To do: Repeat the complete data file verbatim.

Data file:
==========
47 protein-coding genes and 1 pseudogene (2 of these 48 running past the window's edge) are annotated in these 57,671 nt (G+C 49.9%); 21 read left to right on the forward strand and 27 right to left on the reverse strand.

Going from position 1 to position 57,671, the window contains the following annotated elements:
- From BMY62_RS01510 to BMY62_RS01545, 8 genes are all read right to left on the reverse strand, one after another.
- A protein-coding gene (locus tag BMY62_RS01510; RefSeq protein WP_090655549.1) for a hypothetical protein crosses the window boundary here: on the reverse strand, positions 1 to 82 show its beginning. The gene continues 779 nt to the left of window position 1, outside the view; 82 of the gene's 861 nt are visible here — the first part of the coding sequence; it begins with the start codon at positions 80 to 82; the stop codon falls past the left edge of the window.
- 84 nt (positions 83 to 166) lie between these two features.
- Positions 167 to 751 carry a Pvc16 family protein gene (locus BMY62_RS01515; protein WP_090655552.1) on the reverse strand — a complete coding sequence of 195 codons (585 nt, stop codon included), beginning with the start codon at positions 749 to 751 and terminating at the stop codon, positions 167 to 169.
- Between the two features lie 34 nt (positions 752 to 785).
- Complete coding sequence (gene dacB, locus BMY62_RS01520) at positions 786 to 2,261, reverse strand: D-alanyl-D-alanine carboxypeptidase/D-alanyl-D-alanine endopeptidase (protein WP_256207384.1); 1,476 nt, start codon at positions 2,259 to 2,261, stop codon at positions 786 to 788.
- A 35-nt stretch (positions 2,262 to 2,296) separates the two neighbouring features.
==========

47 protein-coding genes and 1 pseudogene (2 of these 48 running past the window's edge) are annotated in these 57,671 nt (G+C 49.9%); 21 read left to right on the forward strand and 27 right to left on the reverse strand.

Going from position 1 to position 57,671, the window contains the following annotated elements:
- From BMY62_RS01510 to BMY62_RS01545, 8 genes are all read right to left on the reverse strand, one after another.
- A protein-coding gene (locus tag BMY62_RS01510; RefSeq protein WP_090655549.1) for a hypothetical protein crosses the window boundary here: on the reverse strand, positions 1 to 82 show its beginning. The gene continues 779 nt to the left of window position 1, outside the view; 82 of the gene's 861 nt are visible here — the first part of the coding sequence; it begins with the start codon at positions 80 to 82; the stop codon falls past the left edge of the window.
- 84 nt (positions 83 to 166) lie between these two features.
- Positions 167 to 751 carry a Pvc16 family protein gene (locus BMY62_RS01515; protein WP_090655552.1) on the reverse strand — a complete coding sequence of 195 codons (585 nt, stop codon included), beginning with the start codon at positions 749 to 751 and terminating at the stop codon, positions 167 to 169.
- Between the two features lie 34 nt (positions 752 to 785).
- Complete coding sequence (gene dacB, locus BMY62_RS01520) at positions 786 to 2,261, reverse strand: D-alanyl-D-alanine carboxypeptidase/D-alanyl-D-alanine endopeptidase (protein WP_256207384.1); 1,476 nt, start codon at positions 2,259 to 2,261, stop codon at positions 786 to 788.
- A 35-nt stretch (positions 2,262 to 2,296) separates the two neighbouring features.